ORMOC CITY – Mayor Richard Gomez has recently ordered the suspension of sand and gravel extraction in the Panilahan River, as a response to complaint of residents that their farmlands and water sources were drying up.
He is now poised to suspend that of another extractor in Tigbawan River at Brgy. Can-untog, this city, after he made an unannounced visit to the area, and saw earthmovers excavating even the
mountainside already. Mayor Gomez have already sent the proper communication to the Mines and Geosciences Bureau (MGB) about their findings. In the case of Panilahan River, the mayor is implementing the order of the MGB after they inspected the sorry state of the river.
The river straddles the boundaries of Ormoc and Albuera. Initially, it was claimed that Ormoc’s portion of the excavated river is narrow compared to that of Albuera, but a relocation done
by MGB proved to the contrary. The extractors who got their permits from Albuera were actually getting more volume of SAG from Ormoc. The operations on the Albuera side had also been stopped,
and concessionaires of both LGUs advised to work on rehabilitating the river immediately so that they could resume operations soonest. Mayor Richard Gomez has sternly warned SAG concessionaires in all rivers in Ormoc to comply with environmental standards or he would bring the matter up to Secretary Gina Lopez. He said that if the matter reaches Secretary Lopez, she might order a total ban on SAG extraction in Ormoc.
The mayor’s suspension order also affects some political allies who have SAG permits. Asked if he was not afraid to irk his allies, he said “no”. He added, “I was elected by the people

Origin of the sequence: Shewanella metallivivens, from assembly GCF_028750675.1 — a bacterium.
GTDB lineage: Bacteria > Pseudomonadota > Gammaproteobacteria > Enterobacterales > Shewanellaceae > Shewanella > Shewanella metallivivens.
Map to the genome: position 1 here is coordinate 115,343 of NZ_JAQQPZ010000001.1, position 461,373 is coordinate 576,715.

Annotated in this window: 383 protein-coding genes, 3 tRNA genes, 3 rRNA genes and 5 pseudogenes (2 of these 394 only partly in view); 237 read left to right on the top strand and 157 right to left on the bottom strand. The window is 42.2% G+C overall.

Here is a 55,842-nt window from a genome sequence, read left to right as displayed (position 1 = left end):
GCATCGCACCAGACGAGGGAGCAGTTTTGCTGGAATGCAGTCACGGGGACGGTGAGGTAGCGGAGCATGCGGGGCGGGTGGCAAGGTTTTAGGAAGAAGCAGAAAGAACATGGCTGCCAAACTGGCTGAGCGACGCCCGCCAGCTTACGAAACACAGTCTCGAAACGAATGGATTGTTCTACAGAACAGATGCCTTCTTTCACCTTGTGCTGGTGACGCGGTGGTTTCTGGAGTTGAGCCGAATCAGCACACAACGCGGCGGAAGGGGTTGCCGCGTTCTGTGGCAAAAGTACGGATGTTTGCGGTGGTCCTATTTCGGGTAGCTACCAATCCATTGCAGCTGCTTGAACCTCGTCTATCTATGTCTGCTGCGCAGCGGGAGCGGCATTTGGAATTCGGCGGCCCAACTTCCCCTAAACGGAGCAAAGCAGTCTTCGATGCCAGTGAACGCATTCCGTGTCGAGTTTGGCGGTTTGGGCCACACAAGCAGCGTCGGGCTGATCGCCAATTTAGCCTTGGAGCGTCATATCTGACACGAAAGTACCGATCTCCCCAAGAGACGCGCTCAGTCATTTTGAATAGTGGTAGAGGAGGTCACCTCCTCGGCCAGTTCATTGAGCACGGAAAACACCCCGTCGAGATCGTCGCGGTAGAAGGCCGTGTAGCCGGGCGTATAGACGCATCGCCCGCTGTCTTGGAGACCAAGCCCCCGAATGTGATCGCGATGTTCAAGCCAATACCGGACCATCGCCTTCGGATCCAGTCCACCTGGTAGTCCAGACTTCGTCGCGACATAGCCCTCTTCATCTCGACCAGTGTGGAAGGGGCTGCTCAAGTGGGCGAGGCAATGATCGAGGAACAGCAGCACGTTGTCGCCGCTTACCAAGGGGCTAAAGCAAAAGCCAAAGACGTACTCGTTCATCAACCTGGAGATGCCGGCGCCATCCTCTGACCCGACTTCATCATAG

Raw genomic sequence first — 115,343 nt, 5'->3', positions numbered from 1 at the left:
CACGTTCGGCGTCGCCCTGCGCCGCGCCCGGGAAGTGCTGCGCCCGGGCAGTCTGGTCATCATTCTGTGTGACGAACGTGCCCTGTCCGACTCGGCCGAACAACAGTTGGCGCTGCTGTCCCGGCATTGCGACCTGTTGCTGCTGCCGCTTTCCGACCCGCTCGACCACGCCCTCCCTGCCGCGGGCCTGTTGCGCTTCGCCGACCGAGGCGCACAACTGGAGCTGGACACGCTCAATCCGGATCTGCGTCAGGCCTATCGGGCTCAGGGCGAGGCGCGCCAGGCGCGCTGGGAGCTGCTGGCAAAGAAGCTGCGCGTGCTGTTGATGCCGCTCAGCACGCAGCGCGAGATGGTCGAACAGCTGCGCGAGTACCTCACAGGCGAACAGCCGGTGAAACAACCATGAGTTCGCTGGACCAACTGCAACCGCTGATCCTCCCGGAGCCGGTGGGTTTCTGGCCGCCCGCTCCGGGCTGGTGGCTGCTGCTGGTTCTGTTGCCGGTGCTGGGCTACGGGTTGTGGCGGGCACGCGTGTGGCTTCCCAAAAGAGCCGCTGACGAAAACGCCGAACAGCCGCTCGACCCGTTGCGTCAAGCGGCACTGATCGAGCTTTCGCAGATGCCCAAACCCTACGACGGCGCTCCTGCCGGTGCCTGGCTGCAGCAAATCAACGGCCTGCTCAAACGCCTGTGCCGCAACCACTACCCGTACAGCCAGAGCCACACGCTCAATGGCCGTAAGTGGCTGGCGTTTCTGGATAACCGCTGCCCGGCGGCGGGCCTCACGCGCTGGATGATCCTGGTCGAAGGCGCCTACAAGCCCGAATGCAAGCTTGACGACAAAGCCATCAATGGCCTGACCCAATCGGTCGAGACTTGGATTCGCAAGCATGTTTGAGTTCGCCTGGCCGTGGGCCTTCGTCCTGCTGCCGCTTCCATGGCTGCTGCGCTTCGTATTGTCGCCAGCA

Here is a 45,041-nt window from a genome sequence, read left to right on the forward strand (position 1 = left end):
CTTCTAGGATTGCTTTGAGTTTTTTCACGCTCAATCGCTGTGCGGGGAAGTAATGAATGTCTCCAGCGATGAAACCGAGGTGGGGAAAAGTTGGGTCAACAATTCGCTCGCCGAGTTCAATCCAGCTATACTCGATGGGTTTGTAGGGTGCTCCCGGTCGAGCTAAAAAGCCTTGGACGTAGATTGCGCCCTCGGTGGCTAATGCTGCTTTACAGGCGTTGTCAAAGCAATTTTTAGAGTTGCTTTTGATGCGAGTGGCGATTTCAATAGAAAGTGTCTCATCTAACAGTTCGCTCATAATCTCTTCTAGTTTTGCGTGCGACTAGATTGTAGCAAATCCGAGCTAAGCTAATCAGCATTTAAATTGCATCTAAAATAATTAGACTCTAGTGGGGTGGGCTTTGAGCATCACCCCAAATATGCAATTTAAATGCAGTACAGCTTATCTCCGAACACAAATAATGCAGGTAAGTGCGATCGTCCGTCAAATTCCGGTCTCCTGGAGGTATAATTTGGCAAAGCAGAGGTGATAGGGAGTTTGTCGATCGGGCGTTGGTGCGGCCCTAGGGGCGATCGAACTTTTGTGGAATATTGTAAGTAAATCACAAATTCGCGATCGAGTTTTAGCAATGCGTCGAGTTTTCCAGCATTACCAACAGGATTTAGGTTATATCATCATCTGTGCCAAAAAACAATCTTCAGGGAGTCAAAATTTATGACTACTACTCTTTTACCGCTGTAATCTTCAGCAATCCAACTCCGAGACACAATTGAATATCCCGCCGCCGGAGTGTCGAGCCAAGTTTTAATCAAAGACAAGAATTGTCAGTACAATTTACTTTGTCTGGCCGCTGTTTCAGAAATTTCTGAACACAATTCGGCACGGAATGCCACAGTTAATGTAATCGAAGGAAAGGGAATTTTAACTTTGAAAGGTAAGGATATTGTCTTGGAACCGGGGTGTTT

of Ormoc to protect their rights and to make sure that the environment will be protected from years of continued rape and abuse. It is only now that Ormoc will experience a mayor
that is hard enough or has the political will to stop their abusive extraction and operation.” The mayor strongly said that “Ormoc has been raped and abused for years already” and he is bent incorrecting that, to include strict implementation of environmental laws. “If this will be the reason that they will fight me in the next elections, then, so be it. I know that the people will be behind me in this cause because I am protecting them from all the abuses they’ve suffered for so many years,” Gomez said. As for the potential loss of the LGU from SAG
pointed out that Ormoc concessionaires were just paying P 10.00 per truck, which is not enough to compensate for the damage done to the environment and city roads.
He pointed out that SAG concessionaires in other areas of Leyte were paying a higher extraction fee of P 40.00 per truck already, compared to that of Ormoc. Figures gathered from the City Environment and Natural Resources Office show that Ormoc earned P 2.9-million in extraction fees in 2013, P 4.4-million in 2014, and P 6.2-million in 2015. There are also reports from the barangays that the declarations from the SAG permittees are not truthful. For example, 2014 would have been a bumper year with the boom in construction after Typhoon Yolanda.
There was also the ongoing construction of the SM Seaside Ormoc was a major supplier for its SAG needs. Mayor Gomez said the reported income is not even enough to rehabilitate the
city roads the SAG-laden trucks have damaged. Currently, Ormoc is also going through a construction boom, with three malls bent to operate in 2017. Robinsons Place Ormoc is half finished already and has announced they are opening on July 2017. SMOrmoc has already started construction, while City Mall is expected to follow suit.
Asked if he sees the SAG extraction suspensions detrimental to the malls’ sourcing of their SAG supplies, the mayor again said “no.” He pointed out that, “In the first place, it is the
fault of the operators that the rivers are in a sorry state. I told them that once they’re done with their respective rehabilitation work, I would right away issue their permits. As mayor,
we have the right to issue permits, therefore, we also have the right to revoke and suspend their permits.” In a dialog with SAG concessionaires, the mayor made it clear that much as
he wanted to be businessfriendly, a balance must be struck between business, the community and the environment. He urged them to help rehabilitate the rivers immediately so that they can
resume operations. By
Lalaine M. Jimenea